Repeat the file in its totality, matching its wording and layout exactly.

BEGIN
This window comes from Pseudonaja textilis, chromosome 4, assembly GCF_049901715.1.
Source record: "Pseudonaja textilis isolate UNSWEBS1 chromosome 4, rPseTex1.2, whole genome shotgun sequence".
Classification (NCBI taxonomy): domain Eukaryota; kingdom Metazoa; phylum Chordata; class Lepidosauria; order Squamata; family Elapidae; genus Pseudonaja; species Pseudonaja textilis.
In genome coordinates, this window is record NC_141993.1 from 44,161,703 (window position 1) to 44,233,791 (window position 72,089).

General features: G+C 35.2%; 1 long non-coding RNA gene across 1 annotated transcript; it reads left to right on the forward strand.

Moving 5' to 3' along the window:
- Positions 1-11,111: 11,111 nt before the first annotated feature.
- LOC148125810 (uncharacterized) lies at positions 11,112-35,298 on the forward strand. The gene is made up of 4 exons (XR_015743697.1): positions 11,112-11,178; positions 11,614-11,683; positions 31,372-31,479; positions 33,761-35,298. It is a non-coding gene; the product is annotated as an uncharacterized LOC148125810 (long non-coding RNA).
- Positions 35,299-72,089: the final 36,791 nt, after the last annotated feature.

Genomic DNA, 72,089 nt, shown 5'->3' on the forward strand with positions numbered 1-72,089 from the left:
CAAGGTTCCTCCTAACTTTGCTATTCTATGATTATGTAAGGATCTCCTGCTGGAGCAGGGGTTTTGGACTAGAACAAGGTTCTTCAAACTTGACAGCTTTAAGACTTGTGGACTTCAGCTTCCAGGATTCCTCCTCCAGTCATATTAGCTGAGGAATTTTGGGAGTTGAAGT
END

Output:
This window comes from Pseudonaja textilis, chromosome 4, assembly GCF_049901715.1.
Source record: "Pseudonaja textilis isolate UNSWEBS1 chromosome 4, rPseTex1.2, whole genome shotgun sequence".
Classification (NCBI taxonomy): domain Eukaryota; kingdom Metazoa; phylum Chordata; class Lepidosauria; order Squamata; family Elapidae; genus Pseudonaja; species Pseudonaja textilis.
In genome coordinates, this window is record NC_141993.1 from 44,161,703 (window position 1) to 44,233,791 (window position 72,089).

General features: G+C 35.2%; 1 long non-coding RNA gene across 1 annotated transcript; it reads left to right on the forward strand.

Moving 5' to 3' along the window:
- Positions 1-11,111: 11,111 nt before the first annotated feature.
- LOC148125810 (uncharacterized) lies at positions 11,112-35,298 on the forward strand. The gene is made up of 4 exons (XR_015743697.1): positions 11,112-11,178; positions 11,614-11,683; positions 31,372-31,479; positions 33,761-35,298. It is a non-coding gene; the product is annotated as an uncharacterized LOC148125810 (long non-coding RNA).
- Positions 35,299-72,089: the final 36,791 nt, after the last annotated feature.

Genomic DNA, 72,089 nt, shown 5'->3' on the forward strand with positions numbered 1-72,089 from the left:
CAAGGTTCCTCCTAACTTTGCTATTCTATGATTATGTAAGGATCTCCTGCTGGAGCAGGGGTTTTGGACTAGAACAAGGTTCTTCAAACTTGACAGCTTTAAGACTTGTGGACTTCAGCTTCCAGGATTCCTCCTCCAGTCATATTAGCTGAGGAATTTTGGGAGTTGAAGT